botfly


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Related to botfly: human botfly

botfly

 [bot´fli]
an insect of the family Oestridae whose larvae (called bots) are parasitic, especially in horses and sheep. Genera include Oestrus, Gasterophilus, and Dermatobia.

bot·fly

(bot'flī),
Robust, hairy fly of the order Diptera, often strikingly marked in black and yellow or gray, the larvae of which produce a variety of myiasis conditions in humans and various domestic animals, especially herbivores.

botfly

also

bot fly

(bŏt′flī′)
n.
Any of various stout dipteran flies of the family Oestridae, having larvae that are parasitic on mammals, including livestock and sometimes humans.

botfly

(bot'fli?)
Any of several flies of the family Oestridae and other families whose maggots (larvae) are parasitic on the skin of mammals.
See: Dermatobia; myiasis
References in periodicals archive ?
Three cases of ophthalmomyiasis externa by sheep botfly Oestrus ovis in Italy.
The anterior end possesses 2 curved oral hooks, which extend and retract, grasping and tearing host tissues on which the botfly larva feeds (Figure 2).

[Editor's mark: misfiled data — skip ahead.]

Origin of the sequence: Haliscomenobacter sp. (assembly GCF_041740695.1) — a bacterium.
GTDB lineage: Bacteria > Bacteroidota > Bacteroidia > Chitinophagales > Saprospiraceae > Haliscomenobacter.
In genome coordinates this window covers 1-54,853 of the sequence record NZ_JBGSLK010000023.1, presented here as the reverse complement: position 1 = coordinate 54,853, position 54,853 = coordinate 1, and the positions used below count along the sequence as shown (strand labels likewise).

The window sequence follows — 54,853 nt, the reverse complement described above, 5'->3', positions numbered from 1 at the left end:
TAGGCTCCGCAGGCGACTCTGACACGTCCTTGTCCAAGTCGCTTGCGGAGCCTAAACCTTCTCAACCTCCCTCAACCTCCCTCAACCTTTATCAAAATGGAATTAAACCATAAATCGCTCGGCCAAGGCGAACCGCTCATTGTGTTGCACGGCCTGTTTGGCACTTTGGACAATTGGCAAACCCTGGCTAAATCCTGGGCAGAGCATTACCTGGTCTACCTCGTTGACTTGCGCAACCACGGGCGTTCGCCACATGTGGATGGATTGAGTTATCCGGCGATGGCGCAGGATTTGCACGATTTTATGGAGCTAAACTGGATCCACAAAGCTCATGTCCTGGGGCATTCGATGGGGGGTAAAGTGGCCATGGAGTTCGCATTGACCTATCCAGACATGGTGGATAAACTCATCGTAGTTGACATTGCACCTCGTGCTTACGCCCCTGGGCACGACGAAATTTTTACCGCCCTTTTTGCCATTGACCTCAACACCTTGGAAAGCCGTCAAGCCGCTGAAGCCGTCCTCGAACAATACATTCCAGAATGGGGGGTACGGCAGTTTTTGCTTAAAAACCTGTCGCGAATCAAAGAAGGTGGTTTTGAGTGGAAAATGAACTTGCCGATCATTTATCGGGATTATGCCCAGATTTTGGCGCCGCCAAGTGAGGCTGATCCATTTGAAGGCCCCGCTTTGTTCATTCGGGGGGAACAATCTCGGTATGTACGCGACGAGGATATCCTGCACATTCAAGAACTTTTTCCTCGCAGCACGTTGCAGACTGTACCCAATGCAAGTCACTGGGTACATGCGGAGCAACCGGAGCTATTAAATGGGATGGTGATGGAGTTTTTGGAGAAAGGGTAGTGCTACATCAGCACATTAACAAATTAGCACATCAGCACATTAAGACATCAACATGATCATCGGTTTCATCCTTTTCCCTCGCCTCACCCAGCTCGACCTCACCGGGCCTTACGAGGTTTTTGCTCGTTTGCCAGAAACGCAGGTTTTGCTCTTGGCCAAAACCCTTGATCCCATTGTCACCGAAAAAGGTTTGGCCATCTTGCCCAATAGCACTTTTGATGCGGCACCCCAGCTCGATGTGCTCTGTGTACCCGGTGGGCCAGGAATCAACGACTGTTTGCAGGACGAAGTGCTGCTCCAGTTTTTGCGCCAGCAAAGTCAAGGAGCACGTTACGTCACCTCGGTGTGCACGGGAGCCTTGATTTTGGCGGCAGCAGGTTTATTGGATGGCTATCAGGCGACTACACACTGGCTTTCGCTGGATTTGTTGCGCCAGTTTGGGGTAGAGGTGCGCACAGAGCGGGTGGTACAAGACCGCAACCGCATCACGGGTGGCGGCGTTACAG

Only the most extreme urban environments appear to offer a refuge from botflies and birds nesting in habitat with the most natural vegetation also had a refuge from high levels of botfly parasitism.
Botfly ectoparasitism of the Brown Cacholote and the Firewood-Gatherer.
Effects of the parasitic botfly Philornis carinatus on nestling House Wrens, Troglodytes aedon, in Costa Rica.
Eight botfly larvae were observed on a cowbird nestling at 4 days of age with a body mass of 41.
Most botfly species have subcutaneous larvae (Couri et al.
Most studies indicate botfly parasitism produces sublethal (i.
The role of nest-site vegetation on prevalence and intensity of botfly parasitism has received little research attention, except for the work of O'Connor et al.
We examined: (1) seasonal trends in parasite prevalence and intensity, (2) the influence of botfly parasitism on nestling growth and survival, and (3) the association between nest-site vegetation at different scales and probability of botfly parasitism.
The eggs disappeared during incubation at one nest, one nestling disappeared and the other was found dead in another nest, presumably killed by a severe botfly (Philornis sp.